Bellator CEO Bjorn Rebney is making his way around the media circuit in these UFC-less times. Is he basking in the spotlight? No: He's conducting himself with meditative calm, quietly explaining his business model while the testosterone levels around him go bananas.
For whatever reason, there’s a lot of turbulence within the world of MMA. Maybe it’s because Dana White has been relatively out of touch; or because Lee Murray is no longer being permitted conjugal visits to his lonely Moroccan cell. Or it could be that the long-simmering Jon Jones/Rashad Evans feud has finally succeeded in infecting our outlooks.
But there is tension in the air. And there is tension on the air.
This week it centers on Muhammed Lawal.
So far, Lawal has had a very bad 2012, beginning with a positive steroid test in January and ending with a Twitter tirade that ultimately got him canned a few days ago. This has made for a public rift, and which side you fall to depends on which way your antennae are skewed. In the wake of Lawal’s hearing and suspension, either Pat Lundvall of the Nevada State Athletic Commission is a barely disguised racist, or a totally condescending busy body, or merely a fascinating literalist. The gamut is extreme. And same goes for Lawal. The other side says he’s a remorseless person and a loose cannon -- and a particularly jobless loose cannon, to boot.
(There are even new peanut gallery accusations that he’s a boring wrestler, which somehow plays a role in all of this).
In any case, Lundvall -- the first woman chair of the NSAC -- came off as a pill asking a college educated black man if he could read and speak English during the hearing. And in retrospect, Lawal might have been better served not to fire off a Tweet calling her a “racist b----” afterward. He told ESPN.com’s Franklin McNeil, if he could do things differently, “I wouldn’t have called her a b----. Maybe I should have waited until after the hearing, calmed down a little and approached her directly.”
Obviously this is not remorseless. Lawal’s just selective in what he chooses to feel bad about.
And the Lawal story is prime for a who’s right/who’s wrong debate on the airwaves, to the point that you wonder sometimes if these things blow up as a cure for boredom. People need to talk, and sometimes talking points only require that we give drama a good stir. Sometimes we may even stumble upon new and further afield things to argue about.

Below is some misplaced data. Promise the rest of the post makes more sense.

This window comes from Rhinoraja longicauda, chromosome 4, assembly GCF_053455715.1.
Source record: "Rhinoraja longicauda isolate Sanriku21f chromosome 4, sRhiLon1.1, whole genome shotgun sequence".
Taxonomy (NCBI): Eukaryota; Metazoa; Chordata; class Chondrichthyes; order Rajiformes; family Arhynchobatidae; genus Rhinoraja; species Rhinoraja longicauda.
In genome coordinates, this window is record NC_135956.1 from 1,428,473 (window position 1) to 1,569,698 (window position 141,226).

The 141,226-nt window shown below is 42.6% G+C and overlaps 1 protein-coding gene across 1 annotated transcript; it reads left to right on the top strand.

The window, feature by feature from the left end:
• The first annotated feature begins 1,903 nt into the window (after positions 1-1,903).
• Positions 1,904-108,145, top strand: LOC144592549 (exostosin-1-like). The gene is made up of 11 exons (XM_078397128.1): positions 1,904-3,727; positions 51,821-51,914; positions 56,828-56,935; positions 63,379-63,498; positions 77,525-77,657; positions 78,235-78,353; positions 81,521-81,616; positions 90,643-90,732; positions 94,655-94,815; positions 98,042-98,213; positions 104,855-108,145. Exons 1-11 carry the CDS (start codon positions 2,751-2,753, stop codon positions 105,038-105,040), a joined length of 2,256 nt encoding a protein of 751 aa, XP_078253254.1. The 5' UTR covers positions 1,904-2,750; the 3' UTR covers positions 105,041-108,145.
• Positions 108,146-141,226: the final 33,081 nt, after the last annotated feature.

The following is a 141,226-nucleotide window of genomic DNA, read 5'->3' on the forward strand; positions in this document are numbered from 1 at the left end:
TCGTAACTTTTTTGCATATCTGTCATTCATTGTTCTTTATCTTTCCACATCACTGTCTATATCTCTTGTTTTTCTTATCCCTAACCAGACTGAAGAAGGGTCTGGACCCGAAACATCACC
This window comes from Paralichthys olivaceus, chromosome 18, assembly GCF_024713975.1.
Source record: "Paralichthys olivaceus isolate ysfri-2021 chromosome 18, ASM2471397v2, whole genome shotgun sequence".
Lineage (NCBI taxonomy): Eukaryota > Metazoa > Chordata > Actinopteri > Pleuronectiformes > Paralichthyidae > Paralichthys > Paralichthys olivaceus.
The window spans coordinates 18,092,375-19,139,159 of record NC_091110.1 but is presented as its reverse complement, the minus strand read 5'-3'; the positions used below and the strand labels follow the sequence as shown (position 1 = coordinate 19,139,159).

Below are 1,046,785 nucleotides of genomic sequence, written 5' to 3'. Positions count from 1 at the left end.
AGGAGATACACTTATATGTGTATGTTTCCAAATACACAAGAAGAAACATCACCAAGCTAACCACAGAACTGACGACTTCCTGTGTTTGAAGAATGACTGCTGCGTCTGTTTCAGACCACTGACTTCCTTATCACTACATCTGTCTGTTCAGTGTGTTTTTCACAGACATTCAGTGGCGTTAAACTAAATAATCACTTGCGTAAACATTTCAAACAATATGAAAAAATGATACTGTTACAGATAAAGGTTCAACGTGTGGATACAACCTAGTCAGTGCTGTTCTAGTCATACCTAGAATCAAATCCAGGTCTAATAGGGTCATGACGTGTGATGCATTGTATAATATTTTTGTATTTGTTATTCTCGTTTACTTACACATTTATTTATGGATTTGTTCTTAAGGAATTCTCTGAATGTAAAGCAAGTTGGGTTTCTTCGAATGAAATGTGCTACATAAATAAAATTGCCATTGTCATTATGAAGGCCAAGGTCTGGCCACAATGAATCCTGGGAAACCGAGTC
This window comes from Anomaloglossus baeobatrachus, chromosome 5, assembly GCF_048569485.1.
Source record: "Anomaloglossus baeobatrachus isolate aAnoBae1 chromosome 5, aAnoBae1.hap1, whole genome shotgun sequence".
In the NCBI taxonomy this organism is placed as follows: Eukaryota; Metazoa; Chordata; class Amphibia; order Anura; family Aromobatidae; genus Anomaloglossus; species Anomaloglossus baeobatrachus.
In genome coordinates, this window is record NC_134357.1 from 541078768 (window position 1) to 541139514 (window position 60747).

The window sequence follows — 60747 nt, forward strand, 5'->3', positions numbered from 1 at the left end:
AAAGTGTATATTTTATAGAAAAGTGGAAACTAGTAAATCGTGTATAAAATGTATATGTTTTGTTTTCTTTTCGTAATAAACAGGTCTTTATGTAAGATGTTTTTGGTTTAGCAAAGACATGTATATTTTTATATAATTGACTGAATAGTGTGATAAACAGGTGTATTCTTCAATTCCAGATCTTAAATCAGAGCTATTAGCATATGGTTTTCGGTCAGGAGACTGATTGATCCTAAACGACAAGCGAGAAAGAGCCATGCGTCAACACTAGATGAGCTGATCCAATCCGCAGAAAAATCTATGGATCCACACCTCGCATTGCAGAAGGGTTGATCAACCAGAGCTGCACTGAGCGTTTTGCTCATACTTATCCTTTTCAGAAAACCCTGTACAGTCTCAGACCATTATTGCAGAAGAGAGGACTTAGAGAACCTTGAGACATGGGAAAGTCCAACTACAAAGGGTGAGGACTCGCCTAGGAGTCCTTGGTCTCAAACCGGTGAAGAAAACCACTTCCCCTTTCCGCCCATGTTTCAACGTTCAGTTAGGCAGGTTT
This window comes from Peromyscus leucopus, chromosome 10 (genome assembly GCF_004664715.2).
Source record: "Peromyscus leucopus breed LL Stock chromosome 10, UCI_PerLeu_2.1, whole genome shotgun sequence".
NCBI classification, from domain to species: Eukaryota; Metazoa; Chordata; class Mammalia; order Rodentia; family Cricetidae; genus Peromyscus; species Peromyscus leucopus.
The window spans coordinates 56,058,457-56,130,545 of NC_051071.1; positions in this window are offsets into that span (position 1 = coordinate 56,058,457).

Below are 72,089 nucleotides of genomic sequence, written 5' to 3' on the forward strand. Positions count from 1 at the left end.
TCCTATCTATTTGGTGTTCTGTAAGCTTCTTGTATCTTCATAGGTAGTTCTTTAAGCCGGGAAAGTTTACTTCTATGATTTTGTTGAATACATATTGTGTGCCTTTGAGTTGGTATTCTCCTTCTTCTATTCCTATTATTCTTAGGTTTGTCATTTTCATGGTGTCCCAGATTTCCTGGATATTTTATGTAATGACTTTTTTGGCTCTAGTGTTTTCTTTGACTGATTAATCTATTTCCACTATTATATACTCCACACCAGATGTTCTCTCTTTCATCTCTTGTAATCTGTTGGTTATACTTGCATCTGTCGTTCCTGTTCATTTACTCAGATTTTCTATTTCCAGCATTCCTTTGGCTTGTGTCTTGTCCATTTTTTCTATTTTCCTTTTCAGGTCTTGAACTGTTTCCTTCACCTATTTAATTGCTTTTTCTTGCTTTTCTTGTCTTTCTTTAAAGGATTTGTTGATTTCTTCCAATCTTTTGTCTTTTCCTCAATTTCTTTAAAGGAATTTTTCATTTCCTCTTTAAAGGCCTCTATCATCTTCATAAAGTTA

For instance, on Thursday night’s "MMA Uncensored" on Spike, host Craig Carton was left to explain King Mo’s absence from the show. Lawal was scheduled to be on to discuss the spiraling events that have shaped his 2012. If you’ve seen the program, you know Carton is outspoken, and the show’s running motto is to hold no punches (which can be refreshing). So Carton made sure you knew right away which side of the fence he was on, saying that there’s a difference between being racist and offensive, and that there was nothing racist about what happened. When reading Lawal’s fateful tweet, he referred to him as “this brainiac” in the only way that people can refer to someone as a “brainiac.”
But then you wondered what was offending Carton more -- the fact that Lawal was so far out of line that he deserved to be fired, or that he stood them up for what might be political reasons.
“Many of you were expecting King Mo to be sitting right here next to Mike Straka, because we said he was going to be,” Carton said. “We had an agreement with King Mo to come on the show tonight. His agents and lawyers got involved, and his agent’s name is Mike Kogan. And Mike Kogan informed us this afternoon, ‘there’ll be no King Mo on the live show.’ Now let’s play that out a minute -- why wouldn’t you put your client on the single most watched MMA show in America and allow him to tell his side of the story and even be contrite? Could it be that Mike Kogan is involved with a low-rated network that also tries to do MMA talk?”
Forget about how quickly the red carpet got rolled back up. How did we shoot past Lawal’s dilemma of being cut, to the drama of which platform he’ll use to discuss it? And did Lawal's flaking out on the show ratchet up Carton’s general ire toward Lawal’s situation? It was a confusing mix of live blossoming dramas, and one which underscores just how irrationally opinions can be shaped.
And yet, on the same show, there sat Rebney, coolly talking about the importance of a meritocracy in his model. He wants his fighters to make their way toward a crescendo, as in other sports, where you start with eight and then whittle to one. He was so soft-spoken and direct on the topic that you couldn’t help pick up on his conviction.
So soft-spoken, in fact, that you could barely hear him through all the noise being made over Lawal.